Forschungs- & Entwicklungsinformationsdienst der Gemeinschaft - CORDIS

WP(7) Socio-economic analysis - Market structures / Country summary report

- This work provides a comparative overview on the market situation and dominating energy wood production chains in selected European countries.

- For every country we start with giving an overview of the size, relevance, main activities of the forestry sector, forest ownership and forest industry.

- Then the main wood fuels are identified.
Each country has different wood energy utilisation and different potential for each fuel.

- Also regulation and energy and environmental policies have an impact on wood energy utilisation.

- Some general energy and renewable energy characteristics are included to provide background information for the market analysis.

- In the country overview the wood energy situation is discussed per country.

- We start with an inventory of the residues used for wood energy from forestry, agriculture and wood processing industry, followed by a summary of the energy consumption and production and the relevance of renewable energy.

- Energy prices, policies and regulations are shortly addressed as well.

- At the end of each chapter the barriers of wood energy utilisation are described and the most promising wood energy production chains are presented.

- In the final section of this extensive report we make a comparative analysis for the selected countries.

- We look at general indicators, such as GDP and CO2 emissions, and more specific bioenergy-related issues such as price ratios of different fuels, supply and demand of biofuels.

- Also in general the barriers of bioenergy for the various countries are compared and we try to identify common interests in a future pan-European bioenergy market.

Key innovative results:
- There are countries, where a formal wood energy market exists, including a pellet market such as in Finland, Sweden, and Germany.

- And other countries where the wood energy market is much less developed: in Greece, Portugal and to some extent Switzerland, and where the traditional use of wood is still predominant.

- And finally the two countries in transition, i.e. Bulgaria and Romania, which have high traditional use of wood energy and which have a distinctive and rapidly changing institutional setting.

Current status:
- Categories of woody biomass for fuel are logging residues generated from logging operations and industrial by-products generated by the forest industries during processing of timber, particleboard etc and re-circulated wood.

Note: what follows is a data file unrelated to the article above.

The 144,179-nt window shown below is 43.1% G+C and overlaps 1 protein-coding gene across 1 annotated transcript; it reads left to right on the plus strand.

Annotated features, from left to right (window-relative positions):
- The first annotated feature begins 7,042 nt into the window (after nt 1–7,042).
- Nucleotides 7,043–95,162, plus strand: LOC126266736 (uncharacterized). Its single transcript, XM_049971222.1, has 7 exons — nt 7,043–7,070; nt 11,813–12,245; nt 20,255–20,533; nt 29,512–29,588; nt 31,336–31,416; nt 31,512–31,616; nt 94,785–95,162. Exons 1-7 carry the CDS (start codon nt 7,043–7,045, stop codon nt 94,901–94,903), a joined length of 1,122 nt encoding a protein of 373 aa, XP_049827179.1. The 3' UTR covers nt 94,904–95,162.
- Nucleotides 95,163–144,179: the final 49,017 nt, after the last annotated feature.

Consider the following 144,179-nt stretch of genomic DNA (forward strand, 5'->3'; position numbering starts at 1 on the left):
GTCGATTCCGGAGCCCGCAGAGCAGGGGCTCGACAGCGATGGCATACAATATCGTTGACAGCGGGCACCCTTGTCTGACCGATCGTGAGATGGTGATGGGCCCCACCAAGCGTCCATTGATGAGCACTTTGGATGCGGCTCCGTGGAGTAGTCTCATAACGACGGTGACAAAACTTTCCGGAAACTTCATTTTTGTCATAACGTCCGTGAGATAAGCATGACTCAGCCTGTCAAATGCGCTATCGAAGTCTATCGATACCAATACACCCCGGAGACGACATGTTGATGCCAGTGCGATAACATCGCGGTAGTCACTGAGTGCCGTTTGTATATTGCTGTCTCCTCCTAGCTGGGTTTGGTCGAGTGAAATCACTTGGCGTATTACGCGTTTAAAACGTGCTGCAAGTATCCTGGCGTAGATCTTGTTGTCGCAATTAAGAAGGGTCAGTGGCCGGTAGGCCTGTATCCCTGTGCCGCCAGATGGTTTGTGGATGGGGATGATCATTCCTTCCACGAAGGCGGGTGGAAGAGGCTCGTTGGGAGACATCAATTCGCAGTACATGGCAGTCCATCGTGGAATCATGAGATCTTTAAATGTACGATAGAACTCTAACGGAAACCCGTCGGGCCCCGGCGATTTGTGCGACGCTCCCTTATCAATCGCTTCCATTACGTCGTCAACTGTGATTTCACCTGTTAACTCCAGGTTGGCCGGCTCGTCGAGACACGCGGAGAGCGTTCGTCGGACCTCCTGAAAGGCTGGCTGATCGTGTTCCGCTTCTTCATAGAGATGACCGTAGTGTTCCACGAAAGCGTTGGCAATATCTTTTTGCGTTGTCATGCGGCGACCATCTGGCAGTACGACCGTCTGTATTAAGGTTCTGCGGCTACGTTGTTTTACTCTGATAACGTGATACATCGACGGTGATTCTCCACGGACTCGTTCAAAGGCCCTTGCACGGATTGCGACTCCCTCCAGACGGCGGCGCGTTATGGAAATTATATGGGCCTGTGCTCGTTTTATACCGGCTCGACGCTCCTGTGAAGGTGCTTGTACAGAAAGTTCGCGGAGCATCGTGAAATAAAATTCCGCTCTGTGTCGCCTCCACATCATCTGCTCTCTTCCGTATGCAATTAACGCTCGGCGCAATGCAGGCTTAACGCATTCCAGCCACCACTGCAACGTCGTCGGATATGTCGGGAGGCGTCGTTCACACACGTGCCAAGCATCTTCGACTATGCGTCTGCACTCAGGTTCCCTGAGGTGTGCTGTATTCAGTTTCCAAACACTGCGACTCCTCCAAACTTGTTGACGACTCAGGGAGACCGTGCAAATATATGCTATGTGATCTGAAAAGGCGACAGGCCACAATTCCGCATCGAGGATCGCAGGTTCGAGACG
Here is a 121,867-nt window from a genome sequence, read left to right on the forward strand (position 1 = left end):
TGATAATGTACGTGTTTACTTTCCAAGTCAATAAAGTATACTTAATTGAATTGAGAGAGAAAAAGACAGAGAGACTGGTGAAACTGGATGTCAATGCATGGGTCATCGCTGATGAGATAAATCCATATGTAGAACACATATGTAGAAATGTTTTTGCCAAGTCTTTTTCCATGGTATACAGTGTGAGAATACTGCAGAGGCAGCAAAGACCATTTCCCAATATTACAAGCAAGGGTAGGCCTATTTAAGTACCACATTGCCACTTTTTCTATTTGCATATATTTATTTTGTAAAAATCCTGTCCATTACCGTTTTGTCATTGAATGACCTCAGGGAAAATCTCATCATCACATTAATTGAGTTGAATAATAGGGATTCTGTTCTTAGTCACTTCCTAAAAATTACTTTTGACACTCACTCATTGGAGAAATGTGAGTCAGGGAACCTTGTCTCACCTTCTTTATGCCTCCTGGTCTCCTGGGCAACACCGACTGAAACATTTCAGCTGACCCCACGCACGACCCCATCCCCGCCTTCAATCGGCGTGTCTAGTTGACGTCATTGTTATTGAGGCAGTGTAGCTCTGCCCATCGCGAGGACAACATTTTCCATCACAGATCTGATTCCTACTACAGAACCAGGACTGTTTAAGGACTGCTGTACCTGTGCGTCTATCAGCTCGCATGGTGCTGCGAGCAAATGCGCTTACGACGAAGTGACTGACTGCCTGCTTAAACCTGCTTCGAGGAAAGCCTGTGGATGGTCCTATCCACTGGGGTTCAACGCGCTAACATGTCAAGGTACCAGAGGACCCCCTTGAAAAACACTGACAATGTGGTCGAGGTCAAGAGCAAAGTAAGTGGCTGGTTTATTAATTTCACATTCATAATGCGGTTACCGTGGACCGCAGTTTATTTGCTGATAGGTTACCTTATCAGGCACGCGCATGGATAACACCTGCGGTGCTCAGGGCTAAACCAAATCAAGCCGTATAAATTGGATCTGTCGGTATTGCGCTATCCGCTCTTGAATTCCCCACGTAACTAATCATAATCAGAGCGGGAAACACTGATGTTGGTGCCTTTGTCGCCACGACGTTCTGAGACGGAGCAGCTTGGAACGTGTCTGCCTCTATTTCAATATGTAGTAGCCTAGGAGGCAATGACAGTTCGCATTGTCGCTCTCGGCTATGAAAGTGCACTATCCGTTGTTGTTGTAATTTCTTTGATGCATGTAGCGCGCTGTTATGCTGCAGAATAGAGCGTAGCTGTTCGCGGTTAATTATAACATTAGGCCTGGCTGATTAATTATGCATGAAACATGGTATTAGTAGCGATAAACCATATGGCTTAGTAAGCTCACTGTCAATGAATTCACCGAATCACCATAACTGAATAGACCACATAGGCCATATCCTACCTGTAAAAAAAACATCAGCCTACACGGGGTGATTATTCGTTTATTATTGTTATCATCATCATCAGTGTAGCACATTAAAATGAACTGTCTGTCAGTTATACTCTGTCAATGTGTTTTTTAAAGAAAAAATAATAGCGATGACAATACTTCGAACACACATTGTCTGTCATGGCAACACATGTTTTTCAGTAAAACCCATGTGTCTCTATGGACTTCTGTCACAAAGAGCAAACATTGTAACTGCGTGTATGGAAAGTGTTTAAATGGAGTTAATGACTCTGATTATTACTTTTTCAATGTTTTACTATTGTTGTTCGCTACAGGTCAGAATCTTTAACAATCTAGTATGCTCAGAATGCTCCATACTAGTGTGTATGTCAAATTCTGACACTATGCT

- Marketed wood fuels are logging residues, forest industry by-products, wood pellets and demolition (i.e. recycled) wood.

- Wood logs (e.g. split fire wood) are used as a direct fuel throughout Europe.

- While most traditional stoves and boilers show poor efficiency and high emissions, state of the art boilers and stoves are extremely efficient and clean-burning.

- Open fireplaces, although inefficient and polluting, are widely used for secondary heating or for lifestyle reasons.

Use potential:
- Recent developments of domestic heating equipment are focussing on fully automatic woodchip or pellet boilers that offer the same comfort as oil or gas burners.

- District heating using woodchips (and, in Denmark, straw) is significant in the Nordic countries, Austria and more recently also in parts of Germany and France.

- Significant technological progress has been made in combustion technology for these plants too.

- The use of wood residues in the wood processing industry is widespread and the equipment used can be considered mature (European Commission Atlas project).

Expected benefits:
- In general a switch from fossil fuels to wood energy leads to a decrease in negative environmental impacts of energy use.

- In addition wood energy exerts socio-economic co-benefits such as economic development, local availability of energy sources, improved viability of forest operations, retention of extra money within the community, greater community self-reliance on energy and enhanced self-esteem.

Dissemination of the results have been carried out by 1) Using Echaine web-page, 2) Presentations at two by Echaine organised international workshops (Bulgaria and Russia), 3) Presentations at national and international seminars and workshops, 4) Scientific papers.

Reported by

ETH Zurich
Zurichbergstrasse 18 (ZUE E)
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